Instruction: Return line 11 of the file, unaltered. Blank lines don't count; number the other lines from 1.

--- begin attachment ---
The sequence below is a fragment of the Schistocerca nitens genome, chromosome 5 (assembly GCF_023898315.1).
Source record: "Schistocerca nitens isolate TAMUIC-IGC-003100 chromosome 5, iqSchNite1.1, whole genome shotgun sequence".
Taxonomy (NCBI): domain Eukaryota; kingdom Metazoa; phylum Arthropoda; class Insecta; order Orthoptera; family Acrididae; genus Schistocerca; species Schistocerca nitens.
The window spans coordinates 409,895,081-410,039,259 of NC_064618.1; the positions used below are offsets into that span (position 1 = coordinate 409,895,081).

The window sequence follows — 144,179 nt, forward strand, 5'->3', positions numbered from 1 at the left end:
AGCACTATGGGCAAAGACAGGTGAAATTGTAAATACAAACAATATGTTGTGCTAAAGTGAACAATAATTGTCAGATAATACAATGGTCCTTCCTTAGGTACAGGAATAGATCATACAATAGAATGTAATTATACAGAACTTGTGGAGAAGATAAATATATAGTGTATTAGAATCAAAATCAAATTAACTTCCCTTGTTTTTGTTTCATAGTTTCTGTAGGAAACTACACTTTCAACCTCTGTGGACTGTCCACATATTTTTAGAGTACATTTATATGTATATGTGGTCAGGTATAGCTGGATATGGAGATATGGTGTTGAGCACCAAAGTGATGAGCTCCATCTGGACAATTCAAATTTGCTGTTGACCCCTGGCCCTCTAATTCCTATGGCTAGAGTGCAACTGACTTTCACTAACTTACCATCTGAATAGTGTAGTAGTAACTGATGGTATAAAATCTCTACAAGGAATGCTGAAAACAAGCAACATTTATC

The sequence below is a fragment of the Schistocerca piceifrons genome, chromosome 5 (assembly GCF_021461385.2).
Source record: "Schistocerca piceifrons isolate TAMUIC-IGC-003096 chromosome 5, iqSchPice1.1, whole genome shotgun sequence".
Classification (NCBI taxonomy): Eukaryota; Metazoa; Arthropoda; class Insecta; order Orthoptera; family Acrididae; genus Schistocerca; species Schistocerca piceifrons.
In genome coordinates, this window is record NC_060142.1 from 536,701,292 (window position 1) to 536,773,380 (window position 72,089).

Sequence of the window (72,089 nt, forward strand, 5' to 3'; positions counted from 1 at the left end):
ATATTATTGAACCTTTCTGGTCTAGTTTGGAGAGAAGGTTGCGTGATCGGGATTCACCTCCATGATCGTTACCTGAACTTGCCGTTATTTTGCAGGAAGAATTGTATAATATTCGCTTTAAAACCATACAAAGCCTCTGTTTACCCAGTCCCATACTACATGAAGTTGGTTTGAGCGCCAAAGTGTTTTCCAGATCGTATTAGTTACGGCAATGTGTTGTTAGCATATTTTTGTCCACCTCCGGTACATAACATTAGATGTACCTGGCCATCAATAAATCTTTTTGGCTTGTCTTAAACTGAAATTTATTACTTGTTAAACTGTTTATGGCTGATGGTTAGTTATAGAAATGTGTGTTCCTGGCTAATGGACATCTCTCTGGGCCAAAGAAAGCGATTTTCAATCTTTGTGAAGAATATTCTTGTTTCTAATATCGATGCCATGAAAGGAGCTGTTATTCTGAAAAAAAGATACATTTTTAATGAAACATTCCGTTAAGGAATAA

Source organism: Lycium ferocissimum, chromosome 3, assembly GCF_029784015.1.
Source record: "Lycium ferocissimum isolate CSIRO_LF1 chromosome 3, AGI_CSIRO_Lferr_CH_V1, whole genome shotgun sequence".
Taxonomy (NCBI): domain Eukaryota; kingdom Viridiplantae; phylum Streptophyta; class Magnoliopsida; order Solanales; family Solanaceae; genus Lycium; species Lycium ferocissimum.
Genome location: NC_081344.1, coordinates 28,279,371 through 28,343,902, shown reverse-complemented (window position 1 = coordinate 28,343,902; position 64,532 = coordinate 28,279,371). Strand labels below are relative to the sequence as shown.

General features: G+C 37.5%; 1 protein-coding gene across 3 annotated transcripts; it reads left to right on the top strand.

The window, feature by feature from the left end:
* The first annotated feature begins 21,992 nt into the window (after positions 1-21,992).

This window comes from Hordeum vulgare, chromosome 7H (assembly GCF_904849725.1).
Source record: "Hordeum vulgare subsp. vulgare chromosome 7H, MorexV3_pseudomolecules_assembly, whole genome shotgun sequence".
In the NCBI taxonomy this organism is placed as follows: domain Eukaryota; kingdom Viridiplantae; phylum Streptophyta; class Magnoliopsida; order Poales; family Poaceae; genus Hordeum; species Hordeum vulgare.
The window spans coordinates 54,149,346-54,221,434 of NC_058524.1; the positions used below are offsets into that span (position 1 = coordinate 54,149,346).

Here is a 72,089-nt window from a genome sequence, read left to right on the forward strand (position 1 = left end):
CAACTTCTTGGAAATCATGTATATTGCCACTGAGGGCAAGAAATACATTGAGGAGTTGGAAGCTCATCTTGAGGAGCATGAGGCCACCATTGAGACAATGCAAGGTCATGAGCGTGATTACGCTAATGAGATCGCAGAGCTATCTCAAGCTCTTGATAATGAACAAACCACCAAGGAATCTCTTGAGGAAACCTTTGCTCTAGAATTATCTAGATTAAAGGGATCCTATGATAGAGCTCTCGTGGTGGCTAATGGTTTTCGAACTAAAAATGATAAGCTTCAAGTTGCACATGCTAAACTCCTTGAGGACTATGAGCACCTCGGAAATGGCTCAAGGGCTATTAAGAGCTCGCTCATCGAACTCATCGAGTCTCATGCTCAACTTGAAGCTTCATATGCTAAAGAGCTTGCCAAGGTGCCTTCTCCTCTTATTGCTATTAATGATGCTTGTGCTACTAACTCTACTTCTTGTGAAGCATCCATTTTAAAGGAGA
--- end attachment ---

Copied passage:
Sequence of the window (72,089 nt, forward strand, 5' to 3'; positions counted from 1 at the left end):